United States President Donald Trump has fired a top Homeland Security official who contradicted his claims of voter fraud and asserted that the November 3 election was the most secure one in America's history.
Trump, who has launched a slew of lawsuits in key states, but has not provided any evidence to back his claims of fraud, announced on Twitter on Tuesday that he has fired Christopher Krebs, director of the Cybersecurity and Infrastructure Security Agency at the Department of Homeland Security.
Trump, Republican, has refused to concede to President-elect Joe Biden, a Democrat, and has made unsubstantiated claims of voter fraud.
“The recent statement by Chris Krebs on the security of the 2020 Election was highly inaccurate, in that there were massive improprieties and fraud - including dead people voting, poll watchers not allowed into polling locations, “glitches” in the voting machines which changed votes from Trump to Biden, late voting and many more,” Trump said in a tweet, repeating unsubstantiated claims of election fraud.
“Therefore, effective immediately, Chris Krebs has been terminated as Director of the Cybersecurity and Infrastructure Security Agency,” he said.
Krebs is the latest official to be dismissed by the US president following his defeat, with Defence Secretary Mark Esper also shown the door amid reports Trump doubted the Pentagon chief's loyalty.
There is speculation that before Trump leaves office in January, CIA director Gina Haspel and FBI director Christopher Wray may also be sacked.
Following his dismissal, Krebs, a former Microsoft executive appeared to have no regrets.
"Honored to serve. We did it right. Defend Today, Secure Tomrorow. #Protect2020,:he tweeted,
President Trump said that the only thing secure about the election was that it was virtually impenetrable by foreign powers.
“On that, the Trump administration takes great credit. Unfortunately, the Radical Left Democrats, Dominion, and others, were perhaps more successful!” he said.
The mainstream media has declared Biden as the winner of the presidential election after the 77-year-old former vice president crossed the mandatory 270 electoral votes out of the 538-member Electoral College.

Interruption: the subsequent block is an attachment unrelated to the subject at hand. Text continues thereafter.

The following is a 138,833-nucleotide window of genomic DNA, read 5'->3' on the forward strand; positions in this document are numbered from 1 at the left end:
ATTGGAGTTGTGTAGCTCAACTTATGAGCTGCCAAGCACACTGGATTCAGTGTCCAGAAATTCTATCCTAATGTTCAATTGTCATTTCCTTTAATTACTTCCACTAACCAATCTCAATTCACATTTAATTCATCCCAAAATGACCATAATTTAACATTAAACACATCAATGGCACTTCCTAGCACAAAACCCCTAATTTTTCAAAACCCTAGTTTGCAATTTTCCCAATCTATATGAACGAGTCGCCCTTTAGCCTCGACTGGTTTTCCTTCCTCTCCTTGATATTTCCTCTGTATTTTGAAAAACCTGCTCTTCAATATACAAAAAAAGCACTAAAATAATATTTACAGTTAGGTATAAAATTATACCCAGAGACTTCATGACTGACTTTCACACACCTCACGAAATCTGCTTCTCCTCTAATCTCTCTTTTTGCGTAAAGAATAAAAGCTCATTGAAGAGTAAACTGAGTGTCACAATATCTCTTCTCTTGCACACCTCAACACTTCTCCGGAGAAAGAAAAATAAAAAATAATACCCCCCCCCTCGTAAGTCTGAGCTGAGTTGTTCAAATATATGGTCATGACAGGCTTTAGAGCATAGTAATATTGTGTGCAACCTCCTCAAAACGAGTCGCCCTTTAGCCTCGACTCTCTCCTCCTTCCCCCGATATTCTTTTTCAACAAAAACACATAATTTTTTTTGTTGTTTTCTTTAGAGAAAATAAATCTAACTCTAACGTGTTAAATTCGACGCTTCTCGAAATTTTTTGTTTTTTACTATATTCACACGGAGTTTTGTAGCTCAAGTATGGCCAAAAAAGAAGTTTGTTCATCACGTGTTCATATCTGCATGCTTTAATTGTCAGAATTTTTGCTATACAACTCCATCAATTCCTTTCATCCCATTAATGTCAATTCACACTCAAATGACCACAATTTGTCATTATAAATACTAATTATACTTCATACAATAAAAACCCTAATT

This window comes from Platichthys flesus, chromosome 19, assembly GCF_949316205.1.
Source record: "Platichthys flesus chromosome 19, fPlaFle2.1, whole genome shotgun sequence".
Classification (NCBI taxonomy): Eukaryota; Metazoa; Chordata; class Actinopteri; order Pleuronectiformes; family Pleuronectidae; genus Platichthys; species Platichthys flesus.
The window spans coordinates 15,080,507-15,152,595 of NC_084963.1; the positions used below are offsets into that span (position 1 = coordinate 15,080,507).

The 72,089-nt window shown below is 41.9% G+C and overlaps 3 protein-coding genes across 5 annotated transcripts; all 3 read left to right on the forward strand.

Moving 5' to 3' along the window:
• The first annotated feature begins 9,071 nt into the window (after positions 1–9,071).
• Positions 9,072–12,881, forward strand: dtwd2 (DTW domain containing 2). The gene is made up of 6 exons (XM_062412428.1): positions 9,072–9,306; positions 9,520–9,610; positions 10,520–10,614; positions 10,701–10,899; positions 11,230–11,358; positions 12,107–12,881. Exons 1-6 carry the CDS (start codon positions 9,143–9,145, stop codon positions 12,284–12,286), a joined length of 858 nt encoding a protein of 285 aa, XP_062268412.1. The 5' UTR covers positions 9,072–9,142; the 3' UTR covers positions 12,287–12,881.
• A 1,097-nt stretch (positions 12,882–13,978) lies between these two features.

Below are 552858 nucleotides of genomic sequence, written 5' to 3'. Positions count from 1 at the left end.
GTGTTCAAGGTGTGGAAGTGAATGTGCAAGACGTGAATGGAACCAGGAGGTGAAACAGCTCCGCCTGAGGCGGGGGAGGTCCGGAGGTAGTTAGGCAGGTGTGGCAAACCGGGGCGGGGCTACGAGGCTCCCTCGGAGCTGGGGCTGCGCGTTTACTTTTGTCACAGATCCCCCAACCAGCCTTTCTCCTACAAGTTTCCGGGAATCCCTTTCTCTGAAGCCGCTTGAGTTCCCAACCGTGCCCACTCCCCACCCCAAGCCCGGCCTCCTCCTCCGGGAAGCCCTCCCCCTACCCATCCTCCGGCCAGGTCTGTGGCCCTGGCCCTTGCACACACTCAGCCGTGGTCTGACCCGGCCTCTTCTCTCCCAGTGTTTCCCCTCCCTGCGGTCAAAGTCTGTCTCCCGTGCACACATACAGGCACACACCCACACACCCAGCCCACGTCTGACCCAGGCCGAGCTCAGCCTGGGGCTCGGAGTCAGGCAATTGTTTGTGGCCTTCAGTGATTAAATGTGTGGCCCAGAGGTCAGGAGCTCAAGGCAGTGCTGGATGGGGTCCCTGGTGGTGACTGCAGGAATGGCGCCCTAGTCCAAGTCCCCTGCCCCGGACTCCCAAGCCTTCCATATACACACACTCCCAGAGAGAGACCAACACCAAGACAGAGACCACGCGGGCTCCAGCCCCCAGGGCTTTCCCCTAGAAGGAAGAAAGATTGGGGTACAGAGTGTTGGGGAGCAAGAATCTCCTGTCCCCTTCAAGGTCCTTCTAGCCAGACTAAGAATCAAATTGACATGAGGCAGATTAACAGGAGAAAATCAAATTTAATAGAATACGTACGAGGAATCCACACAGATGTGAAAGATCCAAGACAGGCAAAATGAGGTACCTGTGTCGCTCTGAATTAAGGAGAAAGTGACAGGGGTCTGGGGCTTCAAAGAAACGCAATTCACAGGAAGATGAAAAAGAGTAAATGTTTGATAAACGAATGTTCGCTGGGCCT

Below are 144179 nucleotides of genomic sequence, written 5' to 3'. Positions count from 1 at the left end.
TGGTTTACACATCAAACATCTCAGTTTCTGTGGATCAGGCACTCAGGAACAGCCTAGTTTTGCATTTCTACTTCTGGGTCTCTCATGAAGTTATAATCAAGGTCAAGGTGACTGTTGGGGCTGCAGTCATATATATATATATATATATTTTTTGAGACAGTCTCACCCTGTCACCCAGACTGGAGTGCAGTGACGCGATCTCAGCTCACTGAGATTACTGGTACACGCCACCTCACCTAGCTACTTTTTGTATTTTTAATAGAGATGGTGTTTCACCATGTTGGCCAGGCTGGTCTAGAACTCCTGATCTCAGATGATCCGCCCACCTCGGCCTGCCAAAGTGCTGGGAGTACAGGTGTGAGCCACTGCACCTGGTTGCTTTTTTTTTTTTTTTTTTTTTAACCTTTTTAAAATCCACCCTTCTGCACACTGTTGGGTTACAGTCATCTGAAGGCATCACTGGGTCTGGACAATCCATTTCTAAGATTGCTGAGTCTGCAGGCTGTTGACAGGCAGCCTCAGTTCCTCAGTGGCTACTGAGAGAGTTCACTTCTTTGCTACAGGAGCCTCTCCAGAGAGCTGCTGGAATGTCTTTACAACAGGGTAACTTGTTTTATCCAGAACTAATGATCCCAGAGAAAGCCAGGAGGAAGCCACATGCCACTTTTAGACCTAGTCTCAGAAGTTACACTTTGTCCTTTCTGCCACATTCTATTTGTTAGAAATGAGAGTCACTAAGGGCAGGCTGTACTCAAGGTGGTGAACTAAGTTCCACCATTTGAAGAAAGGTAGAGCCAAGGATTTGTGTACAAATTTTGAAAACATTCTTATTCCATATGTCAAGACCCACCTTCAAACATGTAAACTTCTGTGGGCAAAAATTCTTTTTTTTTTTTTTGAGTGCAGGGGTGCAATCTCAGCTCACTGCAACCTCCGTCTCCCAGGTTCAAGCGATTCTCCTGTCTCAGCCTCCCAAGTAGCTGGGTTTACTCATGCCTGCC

Trump, who has 232 electoral college votes, has challenged the election results in various states including Pennsylvania, Nevada, Michigan, Georgia and Arizona. He had demanded a recount in Wisconsin.
In his capacity as president-elect, Biden has been receiving congratulatory calls from the world leaders.
Media and state officials have said that they have not found any evidence of voter fraud as alleged by Trump.
In a statement issued on November 12, members of the Election Infrastructure Government Coordinating Council (GCC) including Cybersecurity and Infrastructure Security Agency said that the November 3 election was the most secure in American history.
“Right now, across the country, election officials are reviewing and double checking the entire election process prior to finalising the result,” it said.
Senator Mark Warner, co-chair of the Senate Cybersecurity Caucus, condemned the firing of Krebs.
“Chris Krebs is an extraordinary public servant and exactly the person Americans want protecting the security of our elections. It speaks volumes that the president chose to fire him simply for telling the truth,” he said.
Congressman Adam Schiff, Chairman of the House Permanent Select Committee on Intelligence, said that throughout this election, Krebs worked diligently to safeguard the elections, provide vital support to state and local election officials, and inform the American people about what was true and what was not.
“In the best tradition of government service, they spoke truth to power and helped keep Americans and our institutions safe. Instead of rewarding this great service, President Trump is retaliating against Director Krebs and other officials who did their duty.
"It's pathetic, but sadly predictable that upholding and protecting our democratic processes would be cause for firing,” he said.
In a joint statement, Congressman Bennie Thompson, Chairman of the Committee on Homeland Security, and Lauren Underwood, Chairwoman of the Subcommittee on Cybersecurity, Infrastructure Protection and Innovation, said that in firing Krebs for refusing to lend credibility to his baseless claims and conspiracy theories about voter fraud, Trump is telling officials throughout the administration to put his political interests ahead of their responsibilities to the American people.
“That is not only disturbing, it is antidemocratic,” the two lawmakers said.
“The President's unsubstantiated tweets this evening do nothing to defend our state and local governments and critical infrastructure against malicious cyber campaigns from Russia, China, and Iran. And they do nothing to improve the security of our elections,” they said.
Congressman Jim Langevin, a senior member of House Committee on Homeland Security, member of the Cyberspace Solarium Commission, and co-founder and co-chair of the Congressional Cybersecurity Caucus, decried the removal of Krebs.